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Art’s Landscaping celebrates 60 years in business

Art Bourdeau came to Goderich from Windsor in 1962. He worked for Crump’s Landscaping, which was restoring the ditch where the pipeline was installed to supply water to the Bluewater Centre from the Town of Goderich.

It was the rainy season, and the work wasn’t progressing. Art was staying in a local hotel, and he needed work to support his family in Windsor, so found a job at Champion Road Machinery as an apprentice welder.

With this job at Champion Road Machinery, Art moved his family from Windsor and eventually settled into a newly built house on Maple Street, which he landscaped in exchange for rent.

The second house he landscaped was Kenny Hutchins’ house and he made a profit of $80.

As there were no landscapers in Goderich, people started asking Art to do work for them.

So, he took the night shift at Champion Roads, earning $1.40 an hour, and landscaped part-time during the day and on weekends.

He bought a house on Bruce Street for $8,300 and rented a shop on West Street behind Craigie’s Pool Room for $75 a month to store his equipment.

The shop had been rented by George Wraith Farm Equipment and became available when George moved his business out to Hwy 8.

The Province of Ontario was building new schools in the 1960s and Art was able to pick up landscaping over several counties from these contractors.

Douglas Point was expanding so there was a building frenzy in nearby Kincardine and Art picked up about 100 houses there to landscape. Art was off to a good start.

By 1968, Art had worked his way up to a supervisor position at Champion Roads Machinery, as well as President of Local 1863 of the International Association of Machinists & Aerospace Workers Union.

Many of his employees were co-workers at Champion who wanted to earn extra money. One guy had a tractor and he rented that until he was able to purchase his own.

Art eventually needed more space for equipment, and in 1969, he bought a large property on the south side Bennett Street East from George Feagan.

At that time, there was no Suncoast Drive, and the parcel included the current Bethel Pentecostal Church and Wendys on Bayfield Road.

George was asking $16,000 and Art thought the price was too high, so he didn’t buy it then. Several weeks later, with land prices rising fast, Art paid $25,000.

There is still a Copper Beech tree near the house on Bennett Street and it was under the shade of this big tree that Art placed his shrubs and trees.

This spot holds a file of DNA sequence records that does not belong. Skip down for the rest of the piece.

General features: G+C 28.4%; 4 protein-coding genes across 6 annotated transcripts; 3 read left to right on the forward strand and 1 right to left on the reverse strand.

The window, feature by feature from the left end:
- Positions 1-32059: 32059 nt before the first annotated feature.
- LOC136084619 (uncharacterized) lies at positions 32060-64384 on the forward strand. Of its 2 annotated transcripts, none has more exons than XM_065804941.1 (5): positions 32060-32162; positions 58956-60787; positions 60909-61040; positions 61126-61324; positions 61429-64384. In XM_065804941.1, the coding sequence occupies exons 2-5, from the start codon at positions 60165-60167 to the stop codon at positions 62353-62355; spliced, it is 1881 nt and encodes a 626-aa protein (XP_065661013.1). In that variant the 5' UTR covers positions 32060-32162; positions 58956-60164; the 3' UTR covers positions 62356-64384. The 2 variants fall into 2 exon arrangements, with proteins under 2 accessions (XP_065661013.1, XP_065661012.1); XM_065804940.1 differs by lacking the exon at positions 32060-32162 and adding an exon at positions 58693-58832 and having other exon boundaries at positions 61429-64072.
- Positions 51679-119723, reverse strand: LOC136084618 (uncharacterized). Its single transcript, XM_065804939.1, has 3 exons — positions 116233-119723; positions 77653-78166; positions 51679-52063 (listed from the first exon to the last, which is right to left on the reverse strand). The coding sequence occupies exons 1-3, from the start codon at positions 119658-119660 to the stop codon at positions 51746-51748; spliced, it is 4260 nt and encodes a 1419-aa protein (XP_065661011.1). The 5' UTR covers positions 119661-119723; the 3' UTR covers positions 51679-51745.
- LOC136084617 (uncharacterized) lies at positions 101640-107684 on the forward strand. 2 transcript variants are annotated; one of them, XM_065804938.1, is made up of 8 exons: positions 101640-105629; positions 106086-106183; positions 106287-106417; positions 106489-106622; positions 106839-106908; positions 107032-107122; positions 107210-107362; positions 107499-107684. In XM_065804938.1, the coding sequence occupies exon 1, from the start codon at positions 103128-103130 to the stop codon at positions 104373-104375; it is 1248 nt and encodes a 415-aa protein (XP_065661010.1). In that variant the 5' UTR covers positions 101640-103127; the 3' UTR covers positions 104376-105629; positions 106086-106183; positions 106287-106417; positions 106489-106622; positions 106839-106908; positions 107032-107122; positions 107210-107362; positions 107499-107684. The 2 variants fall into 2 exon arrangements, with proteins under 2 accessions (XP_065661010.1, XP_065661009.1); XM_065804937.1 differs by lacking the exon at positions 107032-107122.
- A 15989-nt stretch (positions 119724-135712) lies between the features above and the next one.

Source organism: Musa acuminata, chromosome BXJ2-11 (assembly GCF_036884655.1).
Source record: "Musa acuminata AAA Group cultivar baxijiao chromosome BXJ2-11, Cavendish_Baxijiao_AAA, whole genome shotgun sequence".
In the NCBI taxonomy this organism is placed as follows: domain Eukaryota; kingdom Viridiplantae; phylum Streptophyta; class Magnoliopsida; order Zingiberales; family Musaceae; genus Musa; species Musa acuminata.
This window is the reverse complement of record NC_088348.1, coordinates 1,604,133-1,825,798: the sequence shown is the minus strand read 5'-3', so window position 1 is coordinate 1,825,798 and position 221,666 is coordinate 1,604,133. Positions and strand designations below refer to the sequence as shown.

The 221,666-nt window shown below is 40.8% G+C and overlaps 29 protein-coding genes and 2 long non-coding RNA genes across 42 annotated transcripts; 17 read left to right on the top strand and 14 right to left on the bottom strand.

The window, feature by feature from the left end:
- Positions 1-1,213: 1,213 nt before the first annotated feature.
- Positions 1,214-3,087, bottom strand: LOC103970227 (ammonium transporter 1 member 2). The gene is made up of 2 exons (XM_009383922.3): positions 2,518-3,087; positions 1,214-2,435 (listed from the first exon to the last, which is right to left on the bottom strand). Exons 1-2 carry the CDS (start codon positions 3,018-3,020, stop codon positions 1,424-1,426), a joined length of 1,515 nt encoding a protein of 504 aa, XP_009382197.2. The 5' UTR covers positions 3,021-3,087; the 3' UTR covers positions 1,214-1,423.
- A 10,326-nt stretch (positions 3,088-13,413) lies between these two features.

Art purchased a shed from the Huron County Museum on North Street and moved it onto this property for storage.

He built his first shop for his equipment in 1972.

It was in 1974, when Art made the decision to quit his full-time job at Champion and went full-time into his landscaping business, and because landscaping is seasonal work, he got into snowplowing.

Art’s wife, Dorothy, remembers that the original garden center stored stacks of fertilizer, soil and chemicals used only for the landscape business, but customers started dropping in wanting to purchase the trees and garden supplies.

As there weren’t any other garden centers around, they decided to open the retail store.

Dorothy sat down with a Garden Supply salesperson who guided her through the catalogues and suggested garden products customers would want.

Dorothy attended conventions and seminars for garden centres and changed the store around 100 times trying to figure out how best to serve the community.

It was a natural transition to start selling flowers and hanging baskets.

The IGA and A&P stores sold only a few, so Dorothy brought in flowers to meet customer demand.

At first, she drove a one-ton truck to a London grower, loaded it up with geraniums, petunias and impatiens and returned to Goderich.

The flower sales grew, and three or four truckloads of flowers were delivered weekly.

Back in the day, hanging baskets arrived in time for Mother’s Day and flowers didn’t arrive from the growers until Victoria Day Weekend.

With the arrival of garden centres in the Big Box Stores, flowers are now being sold well before the last frost.

Over the years, Art’s Landscaping planted several flowerbeds around Goderich as there was no Parks Department yet, as well as businesses like Champion Road Machinery, and there were many faithful customers.